Romans 5 brings up Adam again and compares him to Jesus Christ. Now, Hebrew tradition always had a habit of “fleshing out” the stories of Scripture. The Bible doesn’t tell us a whole lot about Adam, but over the centuries, Hebrew tradition added more and more. In Hebrew tradition, Adam was a giant, a man of enormous stature. And he was glorious to look at. But when he sinned, he shrank down to the size of a normal man and lost his glorious luster. Sin makes us “smaller” and “lesser.” The entrance of sin into the world, the Fall, we call it, undid the glory of God’s creation. Life and glory were replaced with death and hardship.
“Sin entered the human race through Adam, and his sin brought death to all, for all sinned.” Maybe more than any other passage, this verse speaks to the idea of “original sin.” Original sin is the idea that sin is an inherent tendency in all human beings to rebel against God. Adam’s sin was not just a “bad example,” it lodged sin in the human heart. Sin is a rebellious spirit deep inside us. I think we could all acknowledge that there is a rebellious spirit in us. When the sign says “Keep off the grass,” we all want to put a foot on it, right?
One of the things it’s important for us to understand here is that in Hebrew thought, there was more emphasis on corporate identity than individuality. We think in individual terms more. But the Hebrew people declared of themselves, “We are the children of Abraham.” Identity was found in group identity. And Paul’s response is, “No, we are children of Adam, rebellious as he was.”
Even before the Law was given, sin and death reigned. Paul addresses this in Romans chapter 1. We rebel against the innate sense of goodness within us. We know what we should do, even without a “law,” but we rebel against it. I was listening to the radio one morning, and one of the hosts was describing the previous day’s trick-or-treating. As it was winding down, less and less kids were coming to the door. So he put the bowl of candy on a table and went inside for a few minutes. When he came back out, the bowl was empty. He looked on the “video doorbell” app. Two kids came up to the porch. There was no sign saying, “Take only one,” but they both took just one. They backed up a few steps, looked around, saw the street was empty, then quickly emptied the whole bowl into their bags. That’s Romans 1. That’s original sin. We know what we should do, but we don’t.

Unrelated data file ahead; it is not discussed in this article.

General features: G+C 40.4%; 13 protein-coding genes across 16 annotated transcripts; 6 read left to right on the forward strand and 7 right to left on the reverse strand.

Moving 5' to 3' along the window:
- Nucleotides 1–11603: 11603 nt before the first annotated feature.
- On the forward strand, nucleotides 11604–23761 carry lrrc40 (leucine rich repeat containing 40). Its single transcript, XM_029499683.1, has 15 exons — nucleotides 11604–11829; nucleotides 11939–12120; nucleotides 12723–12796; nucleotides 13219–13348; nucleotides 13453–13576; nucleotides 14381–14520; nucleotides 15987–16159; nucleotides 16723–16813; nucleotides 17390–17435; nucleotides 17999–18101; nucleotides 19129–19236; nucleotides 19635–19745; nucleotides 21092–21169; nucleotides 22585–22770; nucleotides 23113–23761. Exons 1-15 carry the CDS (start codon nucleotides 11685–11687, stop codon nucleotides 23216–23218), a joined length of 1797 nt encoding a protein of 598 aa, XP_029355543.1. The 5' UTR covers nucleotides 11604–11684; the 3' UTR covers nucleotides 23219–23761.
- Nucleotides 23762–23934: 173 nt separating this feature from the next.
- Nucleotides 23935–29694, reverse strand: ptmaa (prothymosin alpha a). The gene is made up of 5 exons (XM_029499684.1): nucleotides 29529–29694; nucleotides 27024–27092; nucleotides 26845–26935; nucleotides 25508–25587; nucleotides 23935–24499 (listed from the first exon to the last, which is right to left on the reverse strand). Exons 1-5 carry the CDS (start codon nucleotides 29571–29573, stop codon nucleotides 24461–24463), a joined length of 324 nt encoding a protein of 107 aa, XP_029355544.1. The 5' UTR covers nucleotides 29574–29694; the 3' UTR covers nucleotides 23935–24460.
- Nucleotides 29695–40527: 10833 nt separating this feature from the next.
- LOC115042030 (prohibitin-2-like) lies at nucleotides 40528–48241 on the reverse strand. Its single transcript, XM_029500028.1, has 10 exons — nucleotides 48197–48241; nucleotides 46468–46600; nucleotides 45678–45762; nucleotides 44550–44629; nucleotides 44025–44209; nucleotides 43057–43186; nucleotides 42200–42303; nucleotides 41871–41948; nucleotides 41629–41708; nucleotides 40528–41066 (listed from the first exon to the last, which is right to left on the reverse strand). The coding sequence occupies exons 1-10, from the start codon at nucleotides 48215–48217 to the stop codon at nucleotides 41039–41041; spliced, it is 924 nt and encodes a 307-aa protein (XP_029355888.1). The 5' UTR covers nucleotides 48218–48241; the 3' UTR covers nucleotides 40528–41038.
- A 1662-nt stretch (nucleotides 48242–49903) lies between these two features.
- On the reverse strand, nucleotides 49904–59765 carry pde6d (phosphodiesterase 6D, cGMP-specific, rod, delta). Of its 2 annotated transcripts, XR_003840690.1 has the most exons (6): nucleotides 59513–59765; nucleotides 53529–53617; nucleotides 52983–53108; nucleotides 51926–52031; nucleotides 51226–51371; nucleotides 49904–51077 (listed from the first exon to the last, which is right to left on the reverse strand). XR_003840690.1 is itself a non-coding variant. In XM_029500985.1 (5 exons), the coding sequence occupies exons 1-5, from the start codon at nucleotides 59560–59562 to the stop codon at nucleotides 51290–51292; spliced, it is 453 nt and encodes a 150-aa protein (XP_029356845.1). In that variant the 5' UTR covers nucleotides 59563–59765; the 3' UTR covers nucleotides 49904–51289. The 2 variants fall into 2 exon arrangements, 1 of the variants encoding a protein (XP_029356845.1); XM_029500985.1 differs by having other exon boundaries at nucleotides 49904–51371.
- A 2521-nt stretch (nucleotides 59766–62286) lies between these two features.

Paul creates a contrast here between Adam and Christ. Both are a “son of God.” But while Adam used his freedom to rebel, Christ was obedient. Adam’s sin led to death for all. But Christ’s obedience brings God’s gift of salvation to many, for he, though he was without sin, suffered and died like a sinner in accordance with God’s will. As the prophet Isaiah foretold: “He was unjustly condemned. He had done no wrong. Yet his life was made an offering for sin. He will make it possible for many to be counted righteous, for he will bear all their sins.” Christ secures salvation for all who would receive God’s gift.
Why is sin a problem for which we need a Savior? Because we each become our own Adam. We each follow in his pattern. We each rebel and put ourselves on the throne. And so death rules over us. We can’t just decide to stop sinning. It’s rooted in our nature as children of Adam. We must receive God’s gift of righteousness in Christ to live triumphantly over sin and death.
We are children of Adam by birth. We must become children of God by faith in Christ. We don’t need more willpower. We need a new leader, a new King to follow. We need one who triumphed over sin and death and who can empower us to do the same.